Exactly ten years ago today, Peter Hartz released the results of his study entitled Modern Services in the Labour Market (Moderne Dienstleistungen am Arbeitsmarkt), which eventually became a significant part of Gerhard Schröder's Agenda 2010.
Beginning on New Year's Day 2003, Hartz I instituted such things as payments to the Federal Labour Agency for vocational training, as well as the foundation of staff service agencies called Personal-Service-Agenturen or commonly referred to as PSAs. With Hartz II, the infamous Minijobs were created, and a grant was introduced for the new Ich-AG (Me, Inc.).
The Minijob, and the lesser-known Midijob, allowed companies to hire workers with a sliding-scale tax scheme, which ostensibly made it less difficult to create new positions within the workforce. Because so many companies had complained over the years that it was difficult to hire workers for part-time employment, this part of the program was intended to make that easier. The Minijob is for workers who earn less than EUR400 per month at a company, while the Midi job is for those who earn anything above that amount, but no more than EUR800 per month.
Intended to restructure job centres, Hartz III took effect on 1 January 2004. What had previously been the Federal Labour Institute (Bundesanstalt für Arbeit) became the Federal Labour Agency (Agentur für Arbeit). The goal of the program was to halve the number of unemployed Germans within four years, and although the results have been generally quite good, the reforms have continued to be criticised. The argument against the success of Hartz IV has to do with what has been described as 'creative accounting'. Despite the complaints, the reforms have mostly done what they set out to do.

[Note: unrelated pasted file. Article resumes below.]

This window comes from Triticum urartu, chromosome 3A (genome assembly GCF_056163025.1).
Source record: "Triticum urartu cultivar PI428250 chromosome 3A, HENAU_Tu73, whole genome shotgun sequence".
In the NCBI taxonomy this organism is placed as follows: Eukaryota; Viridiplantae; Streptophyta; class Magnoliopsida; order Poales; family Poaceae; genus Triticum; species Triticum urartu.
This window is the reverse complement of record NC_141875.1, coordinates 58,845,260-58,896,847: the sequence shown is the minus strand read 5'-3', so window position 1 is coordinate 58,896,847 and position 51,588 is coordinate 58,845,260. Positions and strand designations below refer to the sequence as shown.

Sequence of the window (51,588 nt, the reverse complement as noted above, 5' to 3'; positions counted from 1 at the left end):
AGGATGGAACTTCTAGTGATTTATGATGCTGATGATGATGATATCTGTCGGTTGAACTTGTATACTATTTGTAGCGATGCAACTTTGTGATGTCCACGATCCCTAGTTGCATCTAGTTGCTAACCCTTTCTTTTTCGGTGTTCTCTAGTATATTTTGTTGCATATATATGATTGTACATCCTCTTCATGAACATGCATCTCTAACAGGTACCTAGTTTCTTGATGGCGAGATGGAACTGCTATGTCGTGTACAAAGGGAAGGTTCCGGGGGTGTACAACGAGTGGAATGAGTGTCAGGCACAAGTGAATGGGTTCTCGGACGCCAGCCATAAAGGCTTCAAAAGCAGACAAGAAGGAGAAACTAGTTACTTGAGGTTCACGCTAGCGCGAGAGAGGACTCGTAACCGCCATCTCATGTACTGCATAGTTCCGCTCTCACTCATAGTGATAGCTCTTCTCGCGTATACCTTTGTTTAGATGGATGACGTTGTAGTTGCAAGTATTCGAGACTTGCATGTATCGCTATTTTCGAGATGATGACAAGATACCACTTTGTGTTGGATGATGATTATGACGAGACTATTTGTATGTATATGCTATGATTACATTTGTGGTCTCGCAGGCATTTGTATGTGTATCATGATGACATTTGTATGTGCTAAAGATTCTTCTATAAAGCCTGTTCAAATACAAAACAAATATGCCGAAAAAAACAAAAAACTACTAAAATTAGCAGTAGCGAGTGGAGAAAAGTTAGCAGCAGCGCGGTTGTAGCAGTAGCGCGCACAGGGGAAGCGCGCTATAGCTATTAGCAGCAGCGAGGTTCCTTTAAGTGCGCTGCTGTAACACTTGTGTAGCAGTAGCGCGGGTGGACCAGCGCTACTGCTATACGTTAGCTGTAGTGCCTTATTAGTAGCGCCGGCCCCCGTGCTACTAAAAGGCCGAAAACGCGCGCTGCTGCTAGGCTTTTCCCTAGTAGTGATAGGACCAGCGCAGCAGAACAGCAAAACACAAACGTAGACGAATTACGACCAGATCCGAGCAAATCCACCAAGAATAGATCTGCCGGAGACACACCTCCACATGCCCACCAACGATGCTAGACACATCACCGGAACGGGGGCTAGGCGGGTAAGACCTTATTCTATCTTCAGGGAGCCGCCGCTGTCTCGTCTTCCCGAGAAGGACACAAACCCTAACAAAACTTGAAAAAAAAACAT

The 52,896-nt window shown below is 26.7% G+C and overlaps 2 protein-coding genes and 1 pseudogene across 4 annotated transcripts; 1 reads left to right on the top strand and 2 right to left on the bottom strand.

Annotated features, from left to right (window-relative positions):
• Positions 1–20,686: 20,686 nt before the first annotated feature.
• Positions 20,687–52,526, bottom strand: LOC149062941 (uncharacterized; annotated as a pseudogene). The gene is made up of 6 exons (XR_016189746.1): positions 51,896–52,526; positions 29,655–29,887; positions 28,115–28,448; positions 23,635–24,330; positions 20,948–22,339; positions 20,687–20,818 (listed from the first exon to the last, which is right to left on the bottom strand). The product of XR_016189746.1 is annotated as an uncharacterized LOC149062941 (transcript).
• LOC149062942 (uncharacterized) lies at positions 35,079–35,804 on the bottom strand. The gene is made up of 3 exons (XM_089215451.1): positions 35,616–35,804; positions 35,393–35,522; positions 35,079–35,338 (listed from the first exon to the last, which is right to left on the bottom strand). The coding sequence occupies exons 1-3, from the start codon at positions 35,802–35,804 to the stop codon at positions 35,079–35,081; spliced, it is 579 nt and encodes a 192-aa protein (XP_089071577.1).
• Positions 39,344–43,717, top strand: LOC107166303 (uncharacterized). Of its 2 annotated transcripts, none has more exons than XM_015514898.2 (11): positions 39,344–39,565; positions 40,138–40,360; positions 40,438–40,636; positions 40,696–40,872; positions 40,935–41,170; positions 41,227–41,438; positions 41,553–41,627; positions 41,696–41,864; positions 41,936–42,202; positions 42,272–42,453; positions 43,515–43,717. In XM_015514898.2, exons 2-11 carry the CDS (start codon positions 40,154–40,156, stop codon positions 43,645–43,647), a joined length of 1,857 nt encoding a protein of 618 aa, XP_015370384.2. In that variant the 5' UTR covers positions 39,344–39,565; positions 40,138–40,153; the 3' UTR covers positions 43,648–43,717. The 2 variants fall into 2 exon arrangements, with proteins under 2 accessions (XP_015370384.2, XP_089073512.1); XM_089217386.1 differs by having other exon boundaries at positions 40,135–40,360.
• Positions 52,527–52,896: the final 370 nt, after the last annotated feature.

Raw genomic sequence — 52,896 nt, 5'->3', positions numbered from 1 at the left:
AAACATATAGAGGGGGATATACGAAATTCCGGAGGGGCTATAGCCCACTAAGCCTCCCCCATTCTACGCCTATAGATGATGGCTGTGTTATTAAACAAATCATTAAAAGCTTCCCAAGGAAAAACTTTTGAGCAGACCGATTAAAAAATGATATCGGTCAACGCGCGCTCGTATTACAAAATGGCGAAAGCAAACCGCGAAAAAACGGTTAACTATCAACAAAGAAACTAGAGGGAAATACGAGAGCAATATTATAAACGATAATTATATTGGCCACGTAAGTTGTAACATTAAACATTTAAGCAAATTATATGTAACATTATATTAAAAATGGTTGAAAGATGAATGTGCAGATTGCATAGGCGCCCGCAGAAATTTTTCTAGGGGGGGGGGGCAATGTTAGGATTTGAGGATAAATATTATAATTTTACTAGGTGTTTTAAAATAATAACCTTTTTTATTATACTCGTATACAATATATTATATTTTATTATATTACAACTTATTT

Anyone who has lived here during the last decade, has probably heard or read a reference to Hartz IV. The name has become such a part of the national parlance that it was even named the German Word of the Year in 2004 by the Society for the German Language.
Unfortunately, the term has also become synonymous with Germany's lower class and is often used in a derogatory manner, much in the same way Americans refer to Section 8, which is the name for the housing allowance that low-income families receive in The United States. The actual name for what decides how much money the long-term unemployed receive, is Arbeitslosengeld II, but in the vernacular it continues to be called Hartz IV. Many have speculated that Peter Hartz, whose name has been attached to the program since its inception, would be anything but pleased at his program's namesake.